I was writing a bit of PHP code that was supposed to go fetch a Flickr feed and parse through it - making a slideshow of sorts with the images that got returned. Simple enough.
Call me crazy, but I’m a fan of using cURL over file_get_contents() to pull in remote data for APIs or whatever. So, I cURL a url that looks a lot like this:
Makes sense, right? Data comes back and I run a json_decode() against my return. That should create a pretty object for me to parse and display my pictures. Right? Unfortunately, no. The response from Flickr looks like this:
jsonFlickrFeed( ...valid JSON data here... )
Umm? No thank you. I really have no problem with extemporaneous data, as long as it’s valid. This isn’t. Finally, after about 25 minutes of researching web services that return JSON in strange and pesky ways, I discovered that Twitter and Flickr and some other random APIs will return this as some sort of a callback that has something to do with the days of yore before JSON was cool and eval() or veal() or foie_gras() were necessary to pick it apart. The point is that no JSON validator will pass it. Also, when you check the Flickr API Documentation for the method I’m using there’s no mention of how to get rid of it. They just say “Yes, sir. We speak JSON! It’s the JSON of the American Revolution!” Check it out for yourself here: http://www.flickr.com/services/feeds/docs/photos_public/ and here: http://www.flickr.com/services/feeds/ - no mention of weird options to return valid JSON instead, am I right?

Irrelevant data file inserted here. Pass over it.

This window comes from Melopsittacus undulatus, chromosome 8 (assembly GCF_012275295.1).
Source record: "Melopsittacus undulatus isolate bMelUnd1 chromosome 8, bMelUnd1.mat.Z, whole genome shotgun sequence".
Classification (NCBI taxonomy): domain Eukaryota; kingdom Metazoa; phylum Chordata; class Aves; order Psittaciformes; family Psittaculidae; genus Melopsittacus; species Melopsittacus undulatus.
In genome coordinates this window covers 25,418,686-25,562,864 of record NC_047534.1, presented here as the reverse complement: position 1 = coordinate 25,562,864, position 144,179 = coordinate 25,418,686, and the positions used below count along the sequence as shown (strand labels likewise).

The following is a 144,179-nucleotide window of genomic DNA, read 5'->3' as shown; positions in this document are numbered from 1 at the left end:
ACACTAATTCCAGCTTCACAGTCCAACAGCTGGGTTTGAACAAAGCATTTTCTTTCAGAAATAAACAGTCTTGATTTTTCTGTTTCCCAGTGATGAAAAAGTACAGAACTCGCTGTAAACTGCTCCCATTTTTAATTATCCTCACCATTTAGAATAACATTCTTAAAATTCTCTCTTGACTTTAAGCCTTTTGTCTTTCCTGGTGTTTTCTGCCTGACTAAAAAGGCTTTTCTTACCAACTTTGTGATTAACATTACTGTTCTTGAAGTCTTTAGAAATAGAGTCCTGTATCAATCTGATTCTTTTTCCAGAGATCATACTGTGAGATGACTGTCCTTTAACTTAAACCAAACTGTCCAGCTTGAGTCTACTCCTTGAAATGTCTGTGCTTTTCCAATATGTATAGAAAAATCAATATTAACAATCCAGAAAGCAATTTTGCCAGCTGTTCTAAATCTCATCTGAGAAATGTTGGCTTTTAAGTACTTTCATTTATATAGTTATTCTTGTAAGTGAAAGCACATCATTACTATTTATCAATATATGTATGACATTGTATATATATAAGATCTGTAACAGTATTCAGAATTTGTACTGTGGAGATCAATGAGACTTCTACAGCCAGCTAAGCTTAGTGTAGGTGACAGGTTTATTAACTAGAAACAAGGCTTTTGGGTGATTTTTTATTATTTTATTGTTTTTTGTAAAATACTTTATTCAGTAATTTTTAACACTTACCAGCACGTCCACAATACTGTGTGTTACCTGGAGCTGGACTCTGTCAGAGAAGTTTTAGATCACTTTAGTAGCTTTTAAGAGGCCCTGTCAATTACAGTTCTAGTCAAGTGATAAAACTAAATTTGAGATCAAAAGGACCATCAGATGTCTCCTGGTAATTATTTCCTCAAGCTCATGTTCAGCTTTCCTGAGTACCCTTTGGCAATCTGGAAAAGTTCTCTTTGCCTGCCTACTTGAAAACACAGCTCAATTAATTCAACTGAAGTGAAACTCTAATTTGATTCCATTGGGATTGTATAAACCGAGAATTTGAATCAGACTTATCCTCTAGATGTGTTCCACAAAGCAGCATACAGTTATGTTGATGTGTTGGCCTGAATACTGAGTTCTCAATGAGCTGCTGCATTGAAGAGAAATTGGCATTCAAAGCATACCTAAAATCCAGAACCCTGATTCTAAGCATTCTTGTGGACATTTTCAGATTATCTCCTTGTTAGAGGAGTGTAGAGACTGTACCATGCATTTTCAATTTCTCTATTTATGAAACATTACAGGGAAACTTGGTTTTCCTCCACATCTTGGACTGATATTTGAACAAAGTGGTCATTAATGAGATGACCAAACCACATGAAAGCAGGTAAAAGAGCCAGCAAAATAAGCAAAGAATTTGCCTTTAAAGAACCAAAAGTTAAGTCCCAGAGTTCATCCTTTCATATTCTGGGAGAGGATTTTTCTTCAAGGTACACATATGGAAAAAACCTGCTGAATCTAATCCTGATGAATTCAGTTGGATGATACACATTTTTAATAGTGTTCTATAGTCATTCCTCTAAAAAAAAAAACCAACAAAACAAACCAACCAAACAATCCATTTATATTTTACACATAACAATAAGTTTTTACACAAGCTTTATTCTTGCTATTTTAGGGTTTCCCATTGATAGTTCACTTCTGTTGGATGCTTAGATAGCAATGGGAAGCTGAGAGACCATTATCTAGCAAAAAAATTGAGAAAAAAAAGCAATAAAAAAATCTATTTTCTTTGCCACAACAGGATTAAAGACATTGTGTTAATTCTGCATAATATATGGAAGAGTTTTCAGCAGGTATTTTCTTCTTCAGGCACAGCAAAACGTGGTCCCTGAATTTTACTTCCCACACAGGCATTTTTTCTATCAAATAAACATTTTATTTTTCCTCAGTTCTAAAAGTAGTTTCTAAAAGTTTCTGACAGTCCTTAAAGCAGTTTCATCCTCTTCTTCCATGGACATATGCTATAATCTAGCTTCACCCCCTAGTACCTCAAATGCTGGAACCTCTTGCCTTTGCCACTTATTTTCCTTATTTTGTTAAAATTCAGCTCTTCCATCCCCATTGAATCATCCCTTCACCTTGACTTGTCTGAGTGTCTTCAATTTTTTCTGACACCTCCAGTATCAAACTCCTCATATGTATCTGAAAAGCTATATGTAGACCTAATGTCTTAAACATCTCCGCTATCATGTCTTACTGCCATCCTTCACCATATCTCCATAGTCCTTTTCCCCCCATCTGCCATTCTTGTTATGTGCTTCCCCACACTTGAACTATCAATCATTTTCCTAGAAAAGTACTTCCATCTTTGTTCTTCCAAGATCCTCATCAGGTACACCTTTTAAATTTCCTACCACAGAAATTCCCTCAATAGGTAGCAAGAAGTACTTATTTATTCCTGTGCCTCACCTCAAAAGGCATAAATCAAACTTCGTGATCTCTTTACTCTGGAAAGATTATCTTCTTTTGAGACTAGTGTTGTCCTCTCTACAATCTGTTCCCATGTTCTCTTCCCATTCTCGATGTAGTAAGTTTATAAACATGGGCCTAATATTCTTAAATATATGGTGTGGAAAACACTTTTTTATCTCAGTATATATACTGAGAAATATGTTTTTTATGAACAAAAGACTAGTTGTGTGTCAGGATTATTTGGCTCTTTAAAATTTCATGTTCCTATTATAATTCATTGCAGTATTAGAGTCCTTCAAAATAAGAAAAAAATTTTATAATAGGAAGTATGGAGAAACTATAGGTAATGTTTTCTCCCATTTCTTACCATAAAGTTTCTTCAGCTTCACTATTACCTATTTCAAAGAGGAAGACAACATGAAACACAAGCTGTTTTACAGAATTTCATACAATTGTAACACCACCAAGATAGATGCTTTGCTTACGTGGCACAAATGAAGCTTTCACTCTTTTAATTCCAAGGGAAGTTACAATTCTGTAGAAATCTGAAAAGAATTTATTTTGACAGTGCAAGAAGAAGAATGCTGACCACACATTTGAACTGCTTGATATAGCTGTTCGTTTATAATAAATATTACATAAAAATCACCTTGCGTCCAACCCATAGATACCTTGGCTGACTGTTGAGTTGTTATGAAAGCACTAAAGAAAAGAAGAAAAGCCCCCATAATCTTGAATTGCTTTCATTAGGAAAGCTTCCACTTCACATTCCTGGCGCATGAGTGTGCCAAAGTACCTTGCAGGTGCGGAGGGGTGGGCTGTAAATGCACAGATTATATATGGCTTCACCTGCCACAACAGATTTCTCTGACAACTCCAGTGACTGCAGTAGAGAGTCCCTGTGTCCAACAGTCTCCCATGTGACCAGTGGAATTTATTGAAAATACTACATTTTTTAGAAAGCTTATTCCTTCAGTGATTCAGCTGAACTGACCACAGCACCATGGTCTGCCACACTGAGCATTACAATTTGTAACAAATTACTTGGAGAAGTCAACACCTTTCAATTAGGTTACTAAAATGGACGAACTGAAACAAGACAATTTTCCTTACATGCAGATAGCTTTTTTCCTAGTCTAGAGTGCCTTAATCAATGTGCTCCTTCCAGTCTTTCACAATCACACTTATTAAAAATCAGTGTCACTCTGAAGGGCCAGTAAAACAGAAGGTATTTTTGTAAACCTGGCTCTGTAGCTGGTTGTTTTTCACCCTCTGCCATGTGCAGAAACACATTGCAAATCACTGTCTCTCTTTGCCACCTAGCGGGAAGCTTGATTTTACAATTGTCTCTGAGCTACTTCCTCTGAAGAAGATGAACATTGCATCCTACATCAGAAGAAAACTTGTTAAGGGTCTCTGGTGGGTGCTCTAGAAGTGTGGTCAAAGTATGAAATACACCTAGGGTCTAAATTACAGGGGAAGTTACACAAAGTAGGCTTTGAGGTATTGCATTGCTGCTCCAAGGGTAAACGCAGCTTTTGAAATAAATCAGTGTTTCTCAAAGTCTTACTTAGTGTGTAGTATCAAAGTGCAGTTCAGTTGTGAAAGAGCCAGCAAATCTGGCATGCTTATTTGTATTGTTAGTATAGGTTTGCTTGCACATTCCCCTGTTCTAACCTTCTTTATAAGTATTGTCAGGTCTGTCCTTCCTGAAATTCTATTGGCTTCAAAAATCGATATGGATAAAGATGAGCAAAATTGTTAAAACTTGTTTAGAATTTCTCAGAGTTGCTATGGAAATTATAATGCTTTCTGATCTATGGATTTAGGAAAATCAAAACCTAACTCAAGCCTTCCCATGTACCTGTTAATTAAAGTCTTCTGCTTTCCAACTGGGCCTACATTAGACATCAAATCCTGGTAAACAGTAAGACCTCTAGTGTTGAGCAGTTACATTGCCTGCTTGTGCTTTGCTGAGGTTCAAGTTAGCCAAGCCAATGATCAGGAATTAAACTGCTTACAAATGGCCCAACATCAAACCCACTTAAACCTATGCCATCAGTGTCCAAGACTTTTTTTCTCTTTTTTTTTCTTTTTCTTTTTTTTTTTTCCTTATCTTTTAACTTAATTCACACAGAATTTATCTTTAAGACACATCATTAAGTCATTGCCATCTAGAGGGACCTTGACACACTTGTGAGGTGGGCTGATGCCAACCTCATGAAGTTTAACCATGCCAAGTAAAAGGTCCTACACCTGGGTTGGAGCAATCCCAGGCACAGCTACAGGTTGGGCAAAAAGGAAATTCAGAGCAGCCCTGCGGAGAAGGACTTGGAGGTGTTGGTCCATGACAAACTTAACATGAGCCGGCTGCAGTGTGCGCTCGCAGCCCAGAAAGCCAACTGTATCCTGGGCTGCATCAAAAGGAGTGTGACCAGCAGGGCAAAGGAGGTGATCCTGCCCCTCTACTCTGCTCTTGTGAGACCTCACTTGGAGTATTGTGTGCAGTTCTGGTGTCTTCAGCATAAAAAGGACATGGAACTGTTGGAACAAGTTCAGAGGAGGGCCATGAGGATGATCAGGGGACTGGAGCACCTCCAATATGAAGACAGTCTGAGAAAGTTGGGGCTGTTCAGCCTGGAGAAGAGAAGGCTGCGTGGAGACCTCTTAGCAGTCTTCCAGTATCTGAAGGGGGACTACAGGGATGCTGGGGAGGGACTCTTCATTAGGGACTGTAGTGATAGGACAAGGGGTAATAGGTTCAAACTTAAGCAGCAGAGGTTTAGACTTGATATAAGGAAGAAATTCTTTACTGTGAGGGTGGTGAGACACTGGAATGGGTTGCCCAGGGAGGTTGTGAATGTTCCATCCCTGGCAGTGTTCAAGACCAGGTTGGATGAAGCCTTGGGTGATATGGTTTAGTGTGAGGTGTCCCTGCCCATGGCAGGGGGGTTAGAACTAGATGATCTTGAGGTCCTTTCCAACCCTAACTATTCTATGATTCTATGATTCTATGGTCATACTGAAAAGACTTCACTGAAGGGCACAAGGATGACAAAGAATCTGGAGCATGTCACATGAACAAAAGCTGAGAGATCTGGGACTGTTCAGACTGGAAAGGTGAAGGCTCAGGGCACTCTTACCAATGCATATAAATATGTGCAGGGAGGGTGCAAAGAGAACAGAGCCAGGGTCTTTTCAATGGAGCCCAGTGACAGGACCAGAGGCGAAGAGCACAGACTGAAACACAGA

However, the trick is that there is one! There’s an option “nojsoncallback.” Thanks to this well-buried answer on Stack Overflow (http://stackoverflow.com/quest…) I was able to discover that. Now if you do a search for “nojsoncallback” on Stack Overflow, you’ll wind up with a few similar answers where the helpful guy actually got credit, but until you know that nojsoncallback exists, best of luck to you.
To round this out, I’ll share my PHP code with you here: http://gist.github.com/2714140
Thanks for playing along today.